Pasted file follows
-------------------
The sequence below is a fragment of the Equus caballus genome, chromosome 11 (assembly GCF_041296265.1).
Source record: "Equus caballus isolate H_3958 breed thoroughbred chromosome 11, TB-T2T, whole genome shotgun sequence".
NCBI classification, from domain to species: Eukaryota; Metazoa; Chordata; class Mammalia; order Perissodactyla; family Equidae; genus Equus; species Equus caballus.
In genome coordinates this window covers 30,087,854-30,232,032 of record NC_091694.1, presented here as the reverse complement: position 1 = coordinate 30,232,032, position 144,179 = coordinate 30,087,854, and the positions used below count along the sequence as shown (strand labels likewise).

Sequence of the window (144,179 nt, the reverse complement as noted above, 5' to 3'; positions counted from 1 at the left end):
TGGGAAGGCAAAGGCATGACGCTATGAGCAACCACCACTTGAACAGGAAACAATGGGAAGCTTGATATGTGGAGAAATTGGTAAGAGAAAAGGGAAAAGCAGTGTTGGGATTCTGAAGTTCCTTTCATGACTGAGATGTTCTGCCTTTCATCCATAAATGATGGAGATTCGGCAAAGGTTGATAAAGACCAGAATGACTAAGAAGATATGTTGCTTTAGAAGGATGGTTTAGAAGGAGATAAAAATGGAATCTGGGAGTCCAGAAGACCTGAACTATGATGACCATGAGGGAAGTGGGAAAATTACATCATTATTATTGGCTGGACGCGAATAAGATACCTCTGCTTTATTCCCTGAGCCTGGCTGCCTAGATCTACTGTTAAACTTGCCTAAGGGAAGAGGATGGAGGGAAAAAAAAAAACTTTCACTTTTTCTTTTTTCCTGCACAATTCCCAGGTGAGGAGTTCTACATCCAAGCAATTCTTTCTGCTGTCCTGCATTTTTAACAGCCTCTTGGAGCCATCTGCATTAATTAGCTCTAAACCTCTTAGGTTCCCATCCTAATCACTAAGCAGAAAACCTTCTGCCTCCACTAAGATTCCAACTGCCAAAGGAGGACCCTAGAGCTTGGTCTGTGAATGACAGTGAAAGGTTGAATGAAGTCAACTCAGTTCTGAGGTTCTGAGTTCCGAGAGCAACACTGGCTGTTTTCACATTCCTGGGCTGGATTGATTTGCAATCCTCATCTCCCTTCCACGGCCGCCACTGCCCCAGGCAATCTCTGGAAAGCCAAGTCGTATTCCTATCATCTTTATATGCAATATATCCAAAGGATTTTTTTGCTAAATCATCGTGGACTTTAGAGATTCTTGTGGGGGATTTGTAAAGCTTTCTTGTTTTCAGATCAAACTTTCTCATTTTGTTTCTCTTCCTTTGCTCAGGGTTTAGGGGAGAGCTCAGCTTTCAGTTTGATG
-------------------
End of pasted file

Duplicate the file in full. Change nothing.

The sequence below is a fragment of the Equus caballus genome, chromosome 11 (assembly GCF_041296265.1).
Source record: "Equus caballus isolate H_3958 breed thoroughbred chromosome 11, TB-T2T, whole genome shotgun sequence".
NCBI classification, from domain to species: Eukaryota; Metazoa; Chordata; class Mammalia; order Perissodactyla; family Equidae; genus Equus; species Equus caballus.
In genome coordinates this window covers 30,087,854-30,232,032 of record NC_091694.1, presented here as the reverse complement: position 1 = coordinate 30,232,032, position 144,179 = coordinate 30,087,854, and the positions used below count along the sequence as shown (strand labels likewise).

Sequence of the window (144,179 nt, the reverse complement as noted above, 5' to 3'; positions counted from 1 at the left end):
TGGGAAGGCAAAGGCATGACGCTATGAGCAACCACCACTTGAACAGGAAACAATGGGAAGCTTGATATGTGGAGAAATTGGTAAGAGAAAAGGGAAAAGCAGTGTTGGGATTCTGAAGTTCCTTTCATGACTGAGATGTTCTGCCTTTCATCCATAAATGATGGAGATTCGGCAAAGGTTGATAAAGACCAGAATGACTAAGAAGATATGTTGCTTTAGAAGGATGGTTTAGAAGGAGATAAAAATGGAATCTGGGAGTCCAGAAGACCTGAACTATGATGACCATGAGGGAAGTGGGAAAATTACATCATTATTATTGGCTGGACGCGAATAAGATACCTCTGCTTTATTCCCTGAGCCTGGCTGCCTAGATCTACTGTTAAACTTGCCTAAGGGAAGAGGATGGAGGGAAAAAAAAAAACTTTCACTTTTTCTTTTTTCCTGCACAATTCCCAGGTGAGGAGTTCTACATCCAAGCAATTCTTTCTGCTGTCCTGCATTTTTAACAGCCTCTTGGAGCCATCTGCATTAATTAGCTCTAAACCTCTTAGGTTCCCATCCTAATCACTAAGCAGAAAACCTTCTGCCTCCACTAAGATTCCAACTGCCAAAGGAGGACCCTAGAGCTTGGTCTGTGAATGACAGTGAAAGGTTGAATGAAGTCAACTCAGTTCTGAGGTTCTGAGTTCCGAGAGCAACACTGGCTGTTTTCACATTCCTGGGCTGGATTGATTTGCAATCCTCATCTCCCTTCCACGGCCGCCACTGCCCCAGGCAATCTCTGGAAAGCCAAGTCGTATTCCTATCATCTTTATATGCAATATATCCAAAGGATTTTTTTGCTAAATCATCGTGGACTTTAGAGATTCTTGTGGGGGATTTGTAAAGCTTTCTTGTTTTCAGATCAAACTTTCTCATTTTGTTTCTCTTCCTTTGCTCAGGGTTTAGGGGAGAGCTCAGCTTTCAGTTTGATG